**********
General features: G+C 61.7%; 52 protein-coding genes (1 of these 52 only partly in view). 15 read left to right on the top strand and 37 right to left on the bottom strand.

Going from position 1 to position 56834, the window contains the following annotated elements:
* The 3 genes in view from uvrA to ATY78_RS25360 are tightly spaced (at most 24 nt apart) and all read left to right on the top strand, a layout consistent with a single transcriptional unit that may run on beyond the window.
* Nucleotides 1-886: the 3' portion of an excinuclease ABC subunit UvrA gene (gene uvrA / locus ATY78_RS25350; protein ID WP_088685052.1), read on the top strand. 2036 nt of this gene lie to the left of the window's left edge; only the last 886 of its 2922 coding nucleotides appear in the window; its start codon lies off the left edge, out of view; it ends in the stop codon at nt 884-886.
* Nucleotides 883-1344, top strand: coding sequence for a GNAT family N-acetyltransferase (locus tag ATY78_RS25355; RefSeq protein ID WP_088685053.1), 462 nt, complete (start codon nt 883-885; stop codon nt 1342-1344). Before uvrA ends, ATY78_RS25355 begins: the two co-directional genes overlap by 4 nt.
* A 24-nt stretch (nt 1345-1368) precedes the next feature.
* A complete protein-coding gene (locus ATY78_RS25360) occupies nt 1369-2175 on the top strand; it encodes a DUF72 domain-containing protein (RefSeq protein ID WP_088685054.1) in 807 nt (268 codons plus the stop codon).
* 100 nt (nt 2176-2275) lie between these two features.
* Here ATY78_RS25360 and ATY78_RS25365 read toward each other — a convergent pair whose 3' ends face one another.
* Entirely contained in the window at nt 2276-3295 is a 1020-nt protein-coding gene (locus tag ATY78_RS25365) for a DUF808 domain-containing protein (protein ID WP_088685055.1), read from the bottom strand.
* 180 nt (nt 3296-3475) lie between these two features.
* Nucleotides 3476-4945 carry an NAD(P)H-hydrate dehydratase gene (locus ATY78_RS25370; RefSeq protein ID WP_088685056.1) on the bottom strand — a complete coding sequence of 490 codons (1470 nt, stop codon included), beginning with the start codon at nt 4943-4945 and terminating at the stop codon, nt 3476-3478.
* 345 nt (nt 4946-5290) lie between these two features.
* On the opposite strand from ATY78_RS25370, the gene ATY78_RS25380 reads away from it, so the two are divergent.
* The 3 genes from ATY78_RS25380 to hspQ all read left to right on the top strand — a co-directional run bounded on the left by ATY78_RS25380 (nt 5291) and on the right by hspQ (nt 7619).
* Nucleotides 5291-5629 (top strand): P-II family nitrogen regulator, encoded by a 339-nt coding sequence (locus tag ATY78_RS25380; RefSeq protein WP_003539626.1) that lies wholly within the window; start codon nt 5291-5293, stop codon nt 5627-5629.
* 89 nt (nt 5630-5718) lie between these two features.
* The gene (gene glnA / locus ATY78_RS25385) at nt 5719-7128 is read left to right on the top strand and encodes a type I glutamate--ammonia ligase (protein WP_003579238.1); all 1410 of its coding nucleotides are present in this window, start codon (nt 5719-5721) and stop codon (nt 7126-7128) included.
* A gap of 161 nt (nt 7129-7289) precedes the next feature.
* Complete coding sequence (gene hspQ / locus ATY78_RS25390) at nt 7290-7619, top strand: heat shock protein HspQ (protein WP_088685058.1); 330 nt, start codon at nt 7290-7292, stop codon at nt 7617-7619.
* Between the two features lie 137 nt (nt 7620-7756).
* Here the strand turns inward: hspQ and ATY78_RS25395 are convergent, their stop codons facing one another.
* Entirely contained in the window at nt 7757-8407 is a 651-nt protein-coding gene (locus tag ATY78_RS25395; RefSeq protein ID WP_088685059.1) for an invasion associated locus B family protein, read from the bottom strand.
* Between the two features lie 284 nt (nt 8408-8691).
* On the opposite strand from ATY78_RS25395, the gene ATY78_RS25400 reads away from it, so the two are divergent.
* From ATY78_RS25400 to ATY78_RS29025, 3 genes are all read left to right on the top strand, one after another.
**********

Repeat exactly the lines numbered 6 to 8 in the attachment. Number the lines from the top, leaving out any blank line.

* A 24-nt stretch (nt 1345-1368) precedes the next feature.
* A complete protein-coding gene (locus ATY78_RS25360) occupies nt 1369-2175 on the top strand; it encodes a DUF72 domain-containing protein (RefSeq protein ID WP_088685054.1) in 807 nt (268 codons plus the stop codon).
* 100 nt (nt 2176-2275) lie between these two features.